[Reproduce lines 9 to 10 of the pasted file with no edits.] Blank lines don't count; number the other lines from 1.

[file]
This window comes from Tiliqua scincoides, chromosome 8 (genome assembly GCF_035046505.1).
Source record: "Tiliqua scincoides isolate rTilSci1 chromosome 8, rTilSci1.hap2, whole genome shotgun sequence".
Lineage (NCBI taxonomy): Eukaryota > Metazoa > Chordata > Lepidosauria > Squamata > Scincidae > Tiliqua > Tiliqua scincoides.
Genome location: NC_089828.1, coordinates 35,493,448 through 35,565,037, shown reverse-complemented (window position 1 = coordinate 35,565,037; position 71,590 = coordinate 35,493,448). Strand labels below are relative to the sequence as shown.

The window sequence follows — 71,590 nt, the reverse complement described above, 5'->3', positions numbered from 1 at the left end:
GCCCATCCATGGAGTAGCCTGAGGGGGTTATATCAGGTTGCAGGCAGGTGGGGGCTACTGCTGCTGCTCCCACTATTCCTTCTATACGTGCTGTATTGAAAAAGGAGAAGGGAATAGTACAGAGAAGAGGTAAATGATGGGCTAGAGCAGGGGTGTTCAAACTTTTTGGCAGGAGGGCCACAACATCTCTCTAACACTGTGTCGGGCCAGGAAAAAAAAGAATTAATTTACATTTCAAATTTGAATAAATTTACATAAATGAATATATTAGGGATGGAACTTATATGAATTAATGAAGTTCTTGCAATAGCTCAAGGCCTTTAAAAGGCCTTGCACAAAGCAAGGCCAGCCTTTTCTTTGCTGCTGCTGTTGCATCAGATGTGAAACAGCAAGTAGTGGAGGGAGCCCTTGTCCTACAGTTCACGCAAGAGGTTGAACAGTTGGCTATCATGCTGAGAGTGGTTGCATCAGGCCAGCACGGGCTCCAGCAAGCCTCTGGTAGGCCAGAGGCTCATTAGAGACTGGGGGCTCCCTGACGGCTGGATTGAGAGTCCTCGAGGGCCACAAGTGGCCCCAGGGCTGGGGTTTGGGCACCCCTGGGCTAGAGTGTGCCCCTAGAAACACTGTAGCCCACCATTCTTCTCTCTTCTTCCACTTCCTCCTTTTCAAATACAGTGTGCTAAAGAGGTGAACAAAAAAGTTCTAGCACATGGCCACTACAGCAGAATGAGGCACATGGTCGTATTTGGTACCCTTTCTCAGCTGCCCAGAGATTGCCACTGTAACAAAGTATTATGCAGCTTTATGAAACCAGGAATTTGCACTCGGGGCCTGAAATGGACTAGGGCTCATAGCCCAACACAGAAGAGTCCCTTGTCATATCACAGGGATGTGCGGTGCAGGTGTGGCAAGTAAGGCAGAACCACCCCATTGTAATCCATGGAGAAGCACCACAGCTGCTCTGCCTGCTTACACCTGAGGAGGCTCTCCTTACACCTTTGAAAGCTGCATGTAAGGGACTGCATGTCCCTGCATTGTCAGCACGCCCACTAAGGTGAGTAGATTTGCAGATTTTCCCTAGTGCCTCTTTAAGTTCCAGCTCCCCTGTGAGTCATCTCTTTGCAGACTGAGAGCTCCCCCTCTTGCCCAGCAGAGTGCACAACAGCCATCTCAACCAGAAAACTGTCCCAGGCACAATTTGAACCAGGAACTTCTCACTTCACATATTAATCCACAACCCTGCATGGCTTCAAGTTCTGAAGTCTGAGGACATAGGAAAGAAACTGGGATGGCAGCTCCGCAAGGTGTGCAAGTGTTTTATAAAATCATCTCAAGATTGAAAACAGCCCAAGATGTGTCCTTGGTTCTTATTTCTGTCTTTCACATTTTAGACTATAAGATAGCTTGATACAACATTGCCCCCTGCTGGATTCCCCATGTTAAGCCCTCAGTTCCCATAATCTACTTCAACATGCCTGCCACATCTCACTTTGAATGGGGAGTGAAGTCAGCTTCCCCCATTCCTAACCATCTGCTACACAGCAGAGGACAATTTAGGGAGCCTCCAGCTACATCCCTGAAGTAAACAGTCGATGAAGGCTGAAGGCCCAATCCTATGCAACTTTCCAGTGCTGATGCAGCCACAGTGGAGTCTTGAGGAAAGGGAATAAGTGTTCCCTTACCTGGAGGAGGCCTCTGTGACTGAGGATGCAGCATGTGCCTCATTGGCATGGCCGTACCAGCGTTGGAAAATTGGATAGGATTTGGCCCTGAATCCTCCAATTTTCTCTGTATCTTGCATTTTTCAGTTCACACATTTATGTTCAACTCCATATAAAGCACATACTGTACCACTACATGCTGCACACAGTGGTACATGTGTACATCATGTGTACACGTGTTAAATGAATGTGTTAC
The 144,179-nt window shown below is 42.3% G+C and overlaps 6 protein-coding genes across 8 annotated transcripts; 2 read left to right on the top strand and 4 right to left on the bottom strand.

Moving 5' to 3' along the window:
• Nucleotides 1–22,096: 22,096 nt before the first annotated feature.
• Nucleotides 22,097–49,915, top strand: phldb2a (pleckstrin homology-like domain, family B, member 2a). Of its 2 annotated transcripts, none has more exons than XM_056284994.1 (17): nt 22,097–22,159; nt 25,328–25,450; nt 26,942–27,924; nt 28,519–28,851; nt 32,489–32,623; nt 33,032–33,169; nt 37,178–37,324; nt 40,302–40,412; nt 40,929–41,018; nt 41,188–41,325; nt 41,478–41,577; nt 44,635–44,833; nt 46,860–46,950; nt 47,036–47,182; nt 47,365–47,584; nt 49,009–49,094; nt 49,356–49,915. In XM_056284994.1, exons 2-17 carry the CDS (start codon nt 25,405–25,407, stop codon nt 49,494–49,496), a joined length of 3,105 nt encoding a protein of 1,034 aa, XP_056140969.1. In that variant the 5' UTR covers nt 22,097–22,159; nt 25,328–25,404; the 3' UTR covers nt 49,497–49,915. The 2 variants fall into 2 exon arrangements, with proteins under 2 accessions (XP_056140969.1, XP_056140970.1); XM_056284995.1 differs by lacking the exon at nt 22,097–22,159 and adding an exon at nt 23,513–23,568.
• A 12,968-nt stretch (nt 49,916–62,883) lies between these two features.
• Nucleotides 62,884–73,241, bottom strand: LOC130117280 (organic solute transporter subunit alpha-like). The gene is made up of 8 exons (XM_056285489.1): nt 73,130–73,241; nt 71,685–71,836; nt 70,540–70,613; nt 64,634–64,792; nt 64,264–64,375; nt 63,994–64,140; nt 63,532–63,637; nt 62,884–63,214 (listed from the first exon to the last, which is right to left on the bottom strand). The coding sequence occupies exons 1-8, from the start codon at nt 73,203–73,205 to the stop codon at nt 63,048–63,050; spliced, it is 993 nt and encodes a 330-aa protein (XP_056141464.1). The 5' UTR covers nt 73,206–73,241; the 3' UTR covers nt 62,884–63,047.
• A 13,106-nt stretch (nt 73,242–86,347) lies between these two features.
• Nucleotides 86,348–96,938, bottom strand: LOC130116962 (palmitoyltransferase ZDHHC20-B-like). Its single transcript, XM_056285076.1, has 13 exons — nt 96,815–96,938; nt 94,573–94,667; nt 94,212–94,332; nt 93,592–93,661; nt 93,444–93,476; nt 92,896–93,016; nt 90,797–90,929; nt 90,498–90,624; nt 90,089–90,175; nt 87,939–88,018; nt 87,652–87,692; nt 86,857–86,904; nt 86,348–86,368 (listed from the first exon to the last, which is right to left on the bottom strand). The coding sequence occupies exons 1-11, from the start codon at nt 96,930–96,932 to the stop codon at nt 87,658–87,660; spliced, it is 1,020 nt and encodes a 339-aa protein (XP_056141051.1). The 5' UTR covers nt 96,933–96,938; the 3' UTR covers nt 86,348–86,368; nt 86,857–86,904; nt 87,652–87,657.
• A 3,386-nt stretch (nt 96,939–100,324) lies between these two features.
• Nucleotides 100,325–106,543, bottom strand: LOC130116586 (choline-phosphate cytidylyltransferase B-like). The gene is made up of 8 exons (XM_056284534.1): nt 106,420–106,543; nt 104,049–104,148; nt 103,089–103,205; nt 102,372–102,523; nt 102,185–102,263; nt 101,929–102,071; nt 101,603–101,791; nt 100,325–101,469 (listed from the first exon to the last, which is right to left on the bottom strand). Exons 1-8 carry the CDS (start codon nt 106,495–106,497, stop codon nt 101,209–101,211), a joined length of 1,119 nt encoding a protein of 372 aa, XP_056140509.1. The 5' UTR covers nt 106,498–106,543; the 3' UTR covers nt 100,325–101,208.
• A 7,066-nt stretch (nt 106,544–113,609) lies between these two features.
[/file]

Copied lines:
• Nucleotides 1–22,096: 22,096 nt before the first annotated feature.
• Nucleotides 22,097–49,915, top strand: phldb2a (pleckstrin homology-like domain, family B, member 2a). Of its 2 annotated transcripts, none has more exons than XM_056284994.1 (17): nt 22,097–22,159; nt 25,328–25,450; nt 26,942–27,924; nt 28,519–28,851; nt 32,489–32,623; nt 33,032–33,169; nt 37,178–37,324; nt 40,302–40,412; nt 40,929–41,018; nt 41,188–41,325; nt 41,478–41,577; nt 44,635–44,833; nt 46,860–46,950; nt 47,036–47,182; nt 47,365–47,584; nt 49,009–49,094; nt 49,356–49,915. In XM_056284994.1, exons 2-17 carry the CDS (start codon nt 25,405–25,407, stop codon nt 49,494–49,496), a joined length of 3,105 nt encoding a protein of 1,034 aa, XP_056140969.1. In that variant the 5' UTR covers nt 22,097–22,159; nt 25,328–25,404; the 3' UTR covers nt 49,497–49,915. The 2 variants fall into 2 exon arrangements, with proteins under 2 accessions (XP_056140969.1, XP_056140970.1); XM_056284995.1 differs by lacking the exon at nt 22,097–22,159 and adding an exon at nt 23,513–23,568.